THE STUDY OF ALIENATION IN WAJAHAT ALI’S PLAY THE DOMESTIC CRUSADERS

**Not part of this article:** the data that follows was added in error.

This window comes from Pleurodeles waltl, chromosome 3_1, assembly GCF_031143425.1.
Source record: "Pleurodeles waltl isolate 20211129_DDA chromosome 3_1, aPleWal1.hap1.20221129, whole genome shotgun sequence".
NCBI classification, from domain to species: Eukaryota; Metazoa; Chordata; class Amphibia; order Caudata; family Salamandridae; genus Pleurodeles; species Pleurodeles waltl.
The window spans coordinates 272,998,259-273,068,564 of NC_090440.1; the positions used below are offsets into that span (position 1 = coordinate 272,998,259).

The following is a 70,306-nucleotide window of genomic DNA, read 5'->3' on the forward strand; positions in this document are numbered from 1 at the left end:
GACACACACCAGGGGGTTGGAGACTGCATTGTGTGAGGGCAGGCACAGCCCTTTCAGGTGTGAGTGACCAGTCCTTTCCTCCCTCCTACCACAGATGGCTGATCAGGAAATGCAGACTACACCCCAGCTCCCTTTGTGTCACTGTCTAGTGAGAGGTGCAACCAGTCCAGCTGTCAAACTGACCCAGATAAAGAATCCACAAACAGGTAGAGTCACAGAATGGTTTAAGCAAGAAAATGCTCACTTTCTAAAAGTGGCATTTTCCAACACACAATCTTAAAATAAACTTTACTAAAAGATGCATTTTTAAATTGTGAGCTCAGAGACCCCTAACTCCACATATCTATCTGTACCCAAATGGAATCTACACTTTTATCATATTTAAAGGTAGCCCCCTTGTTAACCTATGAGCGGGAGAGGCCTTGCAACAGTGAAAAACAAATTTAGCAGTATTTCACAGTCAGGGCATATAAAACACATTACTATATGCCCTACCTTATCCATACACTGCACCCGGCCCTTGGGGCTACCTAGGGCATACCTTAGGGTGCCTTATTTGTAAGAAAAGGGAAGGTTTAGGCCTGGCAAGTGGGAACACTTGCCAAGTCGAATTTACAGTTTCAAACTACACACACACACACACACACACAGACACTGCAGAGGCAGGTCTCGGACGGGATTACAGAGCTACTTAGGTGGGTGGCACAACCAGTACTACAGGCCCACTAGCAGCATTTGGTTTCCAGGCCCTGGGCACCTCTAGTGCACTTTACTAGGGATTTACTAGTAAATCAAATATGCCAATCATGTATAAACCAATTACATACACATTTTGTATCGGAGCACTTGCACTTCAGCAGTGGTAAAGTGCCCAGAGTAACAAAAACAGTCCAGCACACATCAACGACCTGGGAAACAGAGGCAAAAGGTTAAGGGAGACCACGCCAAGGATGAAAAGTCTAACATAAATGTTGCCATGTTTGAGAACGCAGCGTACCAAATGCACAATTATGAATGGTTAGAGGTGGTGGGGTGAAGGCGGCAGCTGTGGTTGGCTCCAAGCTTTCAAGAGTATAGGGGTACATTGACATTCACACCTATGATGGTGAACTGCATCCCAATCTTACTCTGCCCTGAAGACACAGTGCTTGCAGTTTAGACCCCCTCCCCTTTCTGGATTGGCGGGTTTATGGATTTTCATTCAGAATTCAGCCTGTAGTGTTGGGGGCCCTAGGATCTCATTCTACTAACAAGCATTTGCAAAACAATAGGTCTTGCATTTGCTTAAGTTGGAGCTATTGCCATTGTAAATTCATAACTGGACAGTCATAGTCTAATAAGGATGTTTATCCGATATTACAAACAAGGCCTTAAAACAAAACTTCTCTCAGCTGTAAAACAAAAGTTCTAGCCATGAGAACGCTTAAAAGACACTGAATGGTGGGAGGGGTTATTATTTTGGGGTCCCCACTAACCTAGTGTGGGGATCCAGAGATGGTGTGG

In this study, Wajahat Ali's play The Domestic Crusaders serves as the textual basis for the analysis of alienation. The text is revisited through Homi K. Bhabha's ideas on hybridity and ambivalence in order to interpret the alienation of a Muslim Pakistani immigrant family. Bhabha's concept of ambivalence is an influential notion to make sense of cultural differences. Postcolonial theorists argue that ambivalence is indicative of an adaptable subjectivity that is not fixed by either the coloniser or the colonised, so it provides an explanation for the tension that arises when the two seemingly opposing binaries come in contact with one another. Researching the challenges faced by Pakistani immigrants living in the United States, this qualitative study employs close textual analysis. The characters in the story have to deal with the heat of anti-Islamic and anti-Asian sentiments in their daily lives, and the family is subjected to social stereotypes. The study has used descriptive analysis of the text to explore the marginalization of Pakistani immigrants in the American society after September 11. The effect of ambivalence and stereotypes on the various members of a family in the text provides a theoretical framework based on Bhabha's concept of ambivalence and hybridity for understanding the causes of alienation of Pakistani immigrants in the play. The playwright, according to the available research evidence, has presented Bhabha’s hybrid space as a lens to highlight the contrast between the viewpoints of the parents and children in a diasporic family. The main source of friction is that the older Pakistani immigrants and younger generation raised in American culture have different views on what it means to be an individual in the society they live in. The writers depiction of post 9/11 setting in an American diasporic community, the realistic portrayal of characters facing the anti-Islamic wave in the society , the impact of social ambivalence on various characters within the family, all stir thought to ponder the alienation of a diasporic individual.